How is the brain of a person with chronic pain affected?

Norman Doidge, MD
The brain of a person with chronic pain gets so sensitive to pain, it is sensed more intensely, in more areas of the body, over longer periods of time. Watch psychiatrist Norman Doidge, MD, explain how neuroplasticity can help treat chronic pain. 
Chronic pain can occur in the absence of ongoing tissue damage -- this is an example of the sensory component of pain. One component of pain is a reflex avoidance behavior that can occur before the conscious appreciation of pain. In terms of brain physiology, this implies that more primitive parts of the brain contain several discrete nuclei (e.g., the thalamus, cingulate gyrus, hippocampus, amygdyala and locus ceruleus) that interact to form a functional unit called the limbic system. This is the part of the brain that subserves many reflex phenomena, including the association of sensory input with specific mood states (e.g., pleasure, fear, aversion, etc.).

These facts form the physiological basis for considering the emotional aspect of pain. Interestingly, the electrical stimulation of the brain during neurosurgical procedure does not induce pain sensations in pain-free subjects. However, in people who have had past pain, it often reawakens previous pain experiences. It is surmised that such stimulation re-activates cortical and subcortical pain circuits that were previously dormant. It is not known whether there is a single cortical structure that subserves pain memory. Currently it appears that different cortical and subcortical structures are involved in the pain experience. For instance, removal of the somatosensory cortex does not abolish chronic pain, but excision of lesions of the anterior cingulated cortex reduces the unpleasantness of pain. The anterior cingulated cortex is involved in the integration of affect cognition and motor response aspects of pain and exhibit increased activity on positron emission tomography (PET) studies of people with pain. Other structures involved in cortical pain processing include the prefrontal cortex (activation of avoidance strategies, diversion of attention and motor inhibition); the amygdala (emotional significance and activation of hypervigilance); and the locus ceruleus (activation of the "fight or flight" response).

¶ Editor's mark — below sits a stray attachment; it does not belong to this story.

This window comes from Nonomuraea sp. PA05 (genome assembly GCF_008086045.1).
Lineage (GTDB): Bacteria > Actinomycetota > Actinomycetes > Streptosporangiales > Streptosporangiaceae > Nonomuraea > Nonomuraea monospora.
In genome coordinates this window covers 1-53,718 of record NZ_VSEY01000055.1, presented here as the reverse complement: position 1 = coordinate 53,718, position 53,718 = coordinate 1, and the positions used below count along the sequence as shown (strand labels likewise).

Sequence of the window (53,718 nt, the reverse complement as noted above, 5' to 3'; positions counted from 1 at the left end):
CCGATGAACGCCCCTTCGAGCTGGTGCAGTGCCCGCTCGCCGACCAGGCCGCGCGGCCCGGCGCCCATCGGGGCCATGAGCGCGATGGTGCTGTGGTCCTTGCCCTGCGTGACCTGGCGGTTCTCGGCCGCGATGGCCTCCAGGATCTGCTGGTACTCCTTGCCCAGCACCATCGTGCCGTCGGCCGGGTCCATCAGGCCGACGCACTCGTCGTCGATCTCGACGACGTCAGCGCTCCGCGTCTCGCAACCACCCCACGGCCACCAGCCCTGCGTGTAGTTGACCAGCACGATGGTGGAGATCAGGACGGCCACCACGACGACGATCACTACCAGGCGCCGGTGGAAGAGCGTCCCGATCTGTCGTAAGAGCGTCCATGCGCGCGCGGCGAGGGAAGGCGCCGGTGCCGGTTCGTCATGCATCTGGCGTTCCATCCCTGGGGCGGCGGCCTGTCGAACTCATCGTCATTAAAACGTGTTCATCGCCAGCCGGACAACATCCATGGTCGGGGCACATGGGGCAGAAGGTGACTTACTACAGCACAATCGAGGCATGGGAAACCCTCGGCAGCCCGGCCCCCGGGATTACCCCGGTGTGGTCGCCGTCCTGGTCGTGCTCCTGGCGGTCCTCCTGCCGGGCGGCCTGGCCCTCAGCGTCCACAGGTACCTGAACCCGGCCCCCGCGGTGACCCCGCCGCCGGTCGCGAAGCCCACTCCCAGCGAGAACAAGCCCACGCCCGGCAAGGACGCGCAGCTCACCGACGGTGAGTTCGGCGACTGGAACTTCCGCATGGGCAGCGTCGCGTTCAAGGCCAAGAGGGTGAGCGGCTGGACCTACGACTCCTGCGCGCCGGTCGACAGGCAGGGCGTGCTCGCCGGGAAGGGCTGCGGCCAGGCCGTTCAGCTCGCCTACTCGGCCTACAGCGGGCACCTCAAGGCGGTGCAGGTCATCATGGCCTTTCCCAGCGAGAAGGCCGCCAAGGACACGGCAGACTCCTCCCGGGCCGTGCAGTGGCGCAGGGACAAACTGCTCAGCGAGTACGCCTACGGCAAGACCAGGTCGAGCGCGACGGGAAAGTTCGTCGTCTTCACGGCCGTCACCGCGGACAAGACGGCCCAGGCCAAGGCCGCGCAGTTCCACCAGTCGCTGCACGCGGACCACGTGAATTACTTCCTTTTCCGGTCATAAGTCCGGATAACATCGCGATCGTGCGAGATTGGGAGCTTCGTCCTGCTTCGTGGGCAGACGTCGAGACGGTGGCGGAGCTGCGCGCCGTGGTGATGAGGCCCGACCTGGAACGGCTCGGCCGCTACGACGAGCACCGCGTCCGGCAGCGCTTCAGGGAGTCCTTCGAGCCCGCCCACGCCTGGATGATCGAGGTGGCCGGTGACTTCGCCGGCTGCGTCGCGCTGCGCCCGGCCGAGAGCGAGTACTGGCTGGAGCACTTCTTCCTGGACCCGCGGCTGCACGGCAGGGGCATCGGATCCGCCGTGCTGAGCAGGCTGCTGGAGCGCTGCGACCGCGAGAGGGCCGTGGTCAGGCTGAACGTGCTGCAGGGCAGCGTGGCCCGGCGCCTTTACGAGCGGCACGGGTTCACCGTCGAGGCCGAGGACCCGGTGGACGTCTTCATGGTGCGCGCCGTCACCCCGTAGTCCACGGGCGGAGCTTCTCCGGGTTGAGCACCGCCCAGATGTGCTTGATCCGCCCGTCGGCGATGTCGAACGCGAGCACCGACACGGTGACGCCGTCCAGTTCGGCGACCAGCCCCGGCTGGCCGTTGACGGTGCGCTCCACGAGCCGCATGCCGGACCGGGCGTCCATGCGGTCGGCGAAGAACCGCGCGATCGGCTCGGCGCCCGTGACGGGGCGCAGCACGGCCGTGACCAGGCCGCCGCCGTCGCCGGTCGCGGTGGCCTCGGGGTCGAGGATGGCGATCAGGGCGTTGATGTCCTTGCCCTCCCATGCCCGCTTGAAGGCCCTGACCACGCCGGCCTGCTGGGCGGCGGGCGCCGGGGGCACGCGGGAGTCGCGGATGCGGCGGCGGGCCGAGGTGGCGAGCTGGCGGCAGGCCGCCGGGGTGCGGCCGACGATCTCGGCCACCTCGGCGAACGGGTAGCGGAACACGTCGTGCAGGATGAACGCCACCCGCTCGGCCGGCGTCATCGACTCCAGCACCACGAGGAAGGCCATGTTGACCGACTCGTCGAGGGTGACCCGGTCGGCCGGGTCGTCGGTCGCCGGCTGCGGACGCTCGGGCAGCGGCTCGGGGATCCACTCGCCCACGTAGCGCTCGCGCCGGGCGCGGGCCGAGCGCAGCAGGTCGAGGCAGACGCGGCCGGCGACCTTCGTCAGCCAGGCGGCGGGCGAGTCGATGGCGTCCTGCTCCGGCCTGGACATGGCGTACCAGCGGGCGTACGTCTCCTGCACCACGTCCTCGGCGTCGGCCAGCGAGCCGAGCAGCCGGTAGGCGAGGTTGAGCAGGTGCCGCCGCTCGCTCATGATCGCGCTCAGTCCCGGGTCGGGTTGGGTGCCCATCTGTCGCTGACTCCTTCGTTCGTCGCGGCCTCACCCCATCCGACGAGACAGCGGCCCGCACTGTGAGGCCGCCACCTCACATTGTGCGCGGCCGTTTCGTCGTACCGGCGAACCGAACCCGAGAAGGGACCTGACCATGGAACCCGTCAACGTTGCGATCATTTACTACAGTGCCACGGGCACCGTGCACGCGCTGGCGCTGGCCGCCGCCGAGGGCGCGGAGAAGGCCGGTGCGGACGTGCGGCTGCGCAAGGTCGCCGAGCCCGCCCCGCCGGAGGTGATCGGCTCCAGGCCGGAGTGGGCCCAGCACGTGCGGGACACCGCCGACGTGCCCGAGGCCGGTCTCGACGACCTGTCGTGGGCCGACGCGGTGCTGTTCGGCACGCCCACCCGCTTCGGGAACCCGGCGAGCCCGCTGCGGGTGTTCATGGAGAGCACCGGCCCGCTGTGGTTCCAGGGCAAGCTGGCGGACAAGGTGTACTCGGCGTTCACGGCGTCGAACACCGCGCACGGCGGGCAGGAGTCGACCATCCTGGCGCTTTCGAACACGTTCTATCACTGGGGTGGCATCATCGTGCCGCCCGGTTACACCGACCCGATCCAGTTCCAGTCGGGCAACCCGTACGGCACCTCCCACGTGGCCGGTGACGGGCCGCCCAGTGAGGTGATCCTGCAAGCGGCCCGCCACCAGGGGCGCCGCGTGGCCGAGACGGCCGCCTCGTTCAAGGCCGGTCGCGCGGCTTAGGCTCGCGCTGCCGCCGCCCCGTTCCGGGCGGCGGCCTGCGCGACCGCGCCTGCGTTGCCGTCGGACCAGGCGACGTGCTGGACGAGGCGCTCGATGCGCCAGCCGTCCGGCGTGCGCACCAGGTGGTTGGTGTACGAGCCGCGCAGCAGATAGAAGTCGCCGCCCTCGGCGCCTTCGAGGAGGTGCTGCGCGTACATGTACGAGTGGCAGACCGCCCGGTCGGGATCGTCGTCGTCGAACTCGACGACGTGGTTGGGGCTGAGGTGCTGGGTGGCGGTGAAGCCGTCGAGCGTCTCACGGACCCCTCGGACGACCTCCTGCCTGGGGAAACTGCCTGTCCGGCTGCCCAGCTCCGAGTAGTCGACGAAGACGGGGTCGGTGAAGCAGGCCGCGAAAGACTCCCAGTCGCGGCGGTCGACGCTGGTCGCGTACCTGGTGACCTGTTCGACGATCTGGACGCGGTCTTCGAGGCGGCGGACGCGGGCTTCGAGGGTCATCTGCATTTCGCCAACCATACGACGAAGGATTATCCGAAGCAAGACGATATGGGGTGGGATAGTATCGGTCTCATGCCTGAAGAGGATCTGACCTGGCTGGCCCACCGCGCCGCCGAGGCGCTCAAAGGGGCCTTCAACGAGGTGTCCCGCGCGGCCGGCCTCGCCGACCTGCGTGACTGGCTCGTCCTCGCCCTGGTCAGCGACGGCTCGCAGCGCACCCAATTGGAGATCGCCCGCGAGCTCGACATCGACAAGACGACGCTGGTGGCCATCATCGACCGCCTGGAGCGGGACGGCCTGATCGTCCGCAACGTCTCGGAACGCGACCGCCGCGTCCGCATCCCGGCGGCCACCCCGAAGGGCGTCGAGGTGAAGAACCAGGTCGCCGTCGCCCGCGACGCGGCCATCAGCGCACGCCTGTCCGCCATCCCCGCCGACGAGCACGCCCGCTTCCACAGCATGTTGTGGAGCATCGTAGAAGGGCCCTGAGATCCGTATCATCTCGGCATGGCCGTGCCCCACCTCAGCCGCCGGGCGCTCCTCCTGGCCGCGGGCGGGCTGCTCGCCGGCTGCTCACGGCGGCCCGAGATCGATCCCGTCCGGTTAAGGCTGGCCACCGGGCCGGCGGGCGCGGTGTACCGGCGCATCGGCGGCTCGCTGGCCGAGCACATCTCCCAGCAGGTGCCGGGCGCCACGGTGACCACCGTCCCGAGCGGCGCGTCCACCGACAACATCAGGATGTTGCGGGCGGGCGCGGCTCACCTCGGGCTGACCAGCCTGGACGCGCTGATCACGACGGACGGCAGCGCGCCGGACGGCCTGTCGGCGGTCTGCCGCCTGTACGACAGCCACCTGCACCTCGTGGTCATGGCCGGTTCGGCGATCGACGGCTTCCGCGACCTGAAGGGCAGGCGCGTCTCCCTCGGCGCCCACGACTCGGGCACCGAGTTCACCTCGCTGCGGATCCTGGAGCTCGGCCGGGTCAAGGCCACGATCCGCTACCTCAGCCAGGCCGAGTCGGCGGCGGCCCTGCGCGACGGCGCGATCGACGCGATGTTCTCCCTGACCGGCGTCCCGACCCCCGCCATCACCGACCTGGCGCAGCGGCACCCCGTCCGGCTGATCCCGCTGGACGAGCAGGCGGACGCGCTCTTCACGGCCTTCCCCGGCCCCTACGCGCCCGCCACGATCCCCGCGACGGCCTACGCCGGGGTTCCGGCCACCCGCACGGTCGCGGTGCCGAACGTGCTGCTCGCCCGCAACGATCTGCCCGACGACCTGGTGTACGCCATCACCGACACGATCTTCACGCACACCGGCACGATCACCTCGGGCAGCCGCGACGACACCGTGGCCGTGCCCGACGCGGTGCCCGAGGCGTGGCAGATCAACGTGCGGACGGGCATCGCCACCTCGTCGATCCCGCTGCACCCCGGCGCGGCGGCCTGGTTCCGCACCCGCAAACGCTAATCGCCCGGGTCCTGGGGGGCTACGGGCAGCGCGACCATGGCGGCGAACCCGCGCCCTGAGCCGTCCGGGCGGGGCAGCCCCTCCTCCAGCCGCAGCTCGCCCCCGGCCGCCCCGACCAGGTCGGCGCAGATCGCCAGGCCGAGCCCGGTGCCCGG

All these structures are linked to the medial thalamus, whereas the lateral thalamus is linked to the somatosensory cortex (pain localization). One example of limbic system activation is the hypervigilance that accompanies many chronic pain states, including fibromyalgia.

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